The Chancellor, Philip Hammond, will provide £80 million over five years to develop technology that could help in search-and-rescue missions, hostage situations and aid firefighters in saving more lives.
Quantum imaging technology could be used to provide high-quality x-ray images and could also be fitted to cars to help drivers see around corners.
Glasgow is an internationally leading centre for quantum imaging research and the Chancellor has confirmed that the University of Strathclyde, University of Glasgow and partner institutions will continue their cutting-edge research.
More than £80 million over five years will be given to four world leading development centres to create technology that could help save more lives in search-and-rescue missions, hostage situations and help firefighters tackling a blaze, the Chancellor has announced.
In future quantum imaging technology could be used to help emergency services get a more accurate, live and high-quality image before embarking on rescue attempts. The technology will also be used to see through snow storms, around corners and map hidden underground hazards.
On a visit to the University of Strathclyde, Chancellor of the Exchequer, Philip Hammond said:
The UK is a world leader in Quantum technologies, but others are investing hard to catch up with us.
The £80 million in new funding, that I have announced today will ensure that we remain at the forefront of this exciting technological revolution.
Technological leadership boosts our economy and our productivity, meaning higher growth and higher wages.
Digital Secretary Jeremy Wright said:
Quantum computing promises to transform our lives and solve problems that today’s computers are unable to address.
Thanks to our National Quantum Technology Programme and this new funding from government we are extremely well placed to pioneer this groundbreaking innovation.
Chief Executive of UK Research and Innovation, Sir Mark Walport, said:
Quantum Technologies hold great promise for the UK. Researchers at our Hubs are already exploring new methods for more accurate measurement and sensing, expanding the power of computing, and making communications quicker and more secure.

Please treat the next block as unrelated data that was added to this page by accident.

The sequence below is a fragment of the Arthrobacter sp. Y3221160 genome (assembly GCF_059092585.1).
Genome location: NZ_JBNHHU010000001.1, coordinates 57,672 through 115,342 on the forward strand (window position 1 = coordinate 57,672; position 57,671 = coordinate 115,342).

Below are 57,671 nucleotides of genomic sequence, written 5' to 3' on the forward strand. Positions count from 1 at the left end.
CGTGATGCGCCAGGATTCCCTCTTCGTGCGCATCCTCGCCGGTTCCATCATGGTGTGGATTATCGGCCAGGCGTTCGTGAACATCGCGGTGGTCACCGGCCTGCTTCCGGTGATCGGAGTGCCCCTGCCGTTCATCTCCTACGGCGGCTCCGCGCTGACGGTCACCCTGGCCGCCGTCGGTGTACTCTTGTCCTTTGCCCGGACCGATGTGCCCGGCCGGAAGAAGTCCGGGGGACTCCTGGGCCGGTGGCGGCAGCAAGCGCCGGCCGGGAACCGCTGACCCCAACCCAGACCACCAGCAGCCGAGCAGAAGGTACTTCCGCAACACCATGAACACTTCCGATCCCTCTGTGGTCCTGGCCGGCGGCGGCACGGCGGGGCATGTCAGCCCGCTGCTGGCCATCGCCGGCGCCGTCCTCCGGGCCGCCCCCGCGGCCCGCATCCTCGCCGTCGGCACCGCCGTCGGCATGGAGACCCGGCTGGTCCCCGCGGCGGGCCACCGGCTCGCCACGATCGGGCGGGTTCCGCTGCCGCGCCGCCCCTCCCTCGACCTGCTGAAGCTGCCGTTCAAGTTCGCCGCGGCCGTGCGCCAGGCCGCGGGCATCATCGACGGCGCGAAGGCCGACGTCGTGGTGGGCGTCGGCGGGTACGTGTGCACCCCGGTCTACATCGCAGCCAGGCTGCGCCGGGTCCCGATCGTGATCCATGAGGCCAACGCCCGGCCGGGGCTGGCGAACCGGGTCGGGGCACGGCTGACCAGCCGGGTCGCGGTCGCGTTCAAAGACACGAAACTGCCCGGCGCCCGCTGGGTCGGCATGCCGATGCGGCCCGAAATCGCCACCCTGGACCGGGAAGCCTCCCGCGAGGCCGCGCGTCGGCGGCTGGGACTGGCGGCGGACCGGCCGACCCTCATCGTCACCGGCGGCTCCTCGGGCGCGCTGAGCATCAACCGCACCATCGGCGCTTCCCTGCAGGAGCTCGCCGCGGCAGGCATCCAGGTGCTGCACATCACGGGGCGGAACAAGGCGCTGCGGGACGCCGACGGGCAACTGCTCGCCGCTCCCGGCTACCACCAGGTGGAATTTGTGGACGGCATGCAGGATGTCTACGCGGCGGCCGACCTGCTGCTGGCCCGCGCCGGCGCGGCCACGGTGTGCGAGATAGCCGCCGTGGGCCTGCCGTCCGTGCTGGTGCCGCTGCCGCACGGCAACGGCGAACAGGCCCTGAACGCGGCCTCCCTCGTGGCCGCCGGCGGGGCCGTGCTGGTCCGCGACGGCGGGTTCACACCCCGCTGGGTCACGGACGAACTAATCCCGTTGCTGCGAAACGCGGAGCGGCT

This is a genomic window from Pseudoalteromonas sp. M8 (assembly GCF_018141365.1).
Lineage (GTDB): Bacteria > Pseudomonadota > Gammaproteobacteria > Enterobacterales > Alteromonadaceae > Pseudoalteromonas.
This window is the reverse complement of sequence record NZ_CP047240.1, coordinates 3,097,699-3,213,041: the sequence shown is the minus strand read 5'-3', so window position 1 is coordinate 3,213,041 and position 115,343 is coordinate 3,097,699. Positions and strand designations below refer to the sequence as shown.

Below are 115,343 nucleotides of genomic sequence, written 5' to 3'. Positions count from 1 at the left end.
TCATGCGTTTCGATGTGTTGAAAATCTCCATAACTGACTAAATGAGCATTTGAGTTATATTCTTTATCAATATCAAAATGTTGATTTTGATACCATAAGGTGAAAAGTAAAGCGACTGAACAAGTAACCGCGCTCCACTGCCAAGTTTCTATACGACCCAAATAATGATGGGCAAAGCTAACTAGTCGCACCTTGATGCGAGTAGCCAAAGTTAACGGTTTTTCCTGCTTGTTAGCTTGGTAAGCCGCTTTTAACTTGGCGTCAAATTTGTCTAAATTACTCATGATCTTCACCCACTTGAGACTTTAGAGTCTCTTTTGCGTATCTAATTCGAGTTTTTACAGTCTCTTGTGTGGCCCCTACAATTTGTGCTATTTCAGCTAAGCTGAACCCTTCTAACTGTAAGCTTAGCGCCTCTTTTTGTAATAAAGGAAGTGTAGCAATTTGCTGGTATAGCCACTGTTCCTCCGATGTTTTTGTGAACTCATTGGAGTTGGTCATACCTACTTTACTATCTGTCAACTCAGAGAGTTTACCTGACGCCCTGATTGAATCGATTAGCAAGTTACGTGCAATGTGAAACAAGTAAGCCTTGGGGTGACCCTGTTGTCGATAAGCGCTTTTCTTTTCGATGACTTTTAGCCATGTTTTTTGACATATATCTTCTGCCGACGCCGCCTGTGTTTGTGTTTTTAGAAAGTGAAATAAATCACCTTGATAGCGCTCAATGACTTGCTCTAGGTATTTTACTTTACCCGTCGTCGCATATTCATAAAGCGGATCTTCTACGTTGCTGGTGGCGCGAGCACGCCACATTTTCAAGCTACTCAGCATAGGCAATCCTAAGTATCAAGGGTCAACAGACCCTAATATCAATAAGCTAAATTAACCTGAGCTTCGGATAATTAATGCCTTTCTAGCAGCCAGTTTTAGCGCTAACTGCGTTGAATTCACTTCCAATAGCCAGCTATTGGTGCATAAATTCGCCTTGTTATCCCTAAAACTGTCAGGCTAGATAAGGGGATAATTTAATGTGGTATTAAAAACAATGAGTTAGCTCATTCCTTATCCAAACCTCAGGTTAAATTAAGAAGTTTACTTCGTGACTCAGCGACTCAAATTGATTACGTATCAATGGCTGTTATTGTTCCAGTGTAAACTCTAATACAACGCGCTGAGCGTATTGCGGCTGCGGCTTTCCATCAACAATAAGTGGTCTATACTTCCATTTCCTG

This new funding for the UK National Quantum Technologies Programme will provide reassurance to the research base and the industries in the field that the UK is serious about being a world leader in the field and is investing long term.
Subject to approvals, the funding will give certainty to leading researchers and students, and help attract more investment and jobs to the local area. Science, research and innovation is at the core of our modern Industrial Strategy, and the government has outlined its ambition to raise private and public sector investment in R&D by 2.4% by 2027.
Developing quantum has been identified as a future technology which forms a key part of the government’s modern Industrial Strategy.
Other centres which will benefit will focus on:
Quantum Computing and Simulation Hub, currently led by Oxford, which focus on computers which will trivially solve complex problems which currently stump our most advanced supercomputers
Quantum Sensing and Metrology Hub, currently led by Birmingham, that will revolutionise mining and excavation processes through precise mapping of densities and distances
Quantum Communications Hub, currently led by York, is developing secure communications methods which will keep financial transactions and data transmissions safe from interception
While in Glasgow the Chancellor also announced at least £25 million be made available to UK industry to develop next generation (5G) mobile technology in specific sectors of the economy.
Bids are encouraged for funding process led by DCMS.
Next generation digital infrastructure is a key part of the government’s modern Industrial Strategy, providing faster and more reliable connections for business and people.
The UK government is determined to make the UK a world leader in 5G so the government can take advantage of the huge economic benefits that this new technology offers.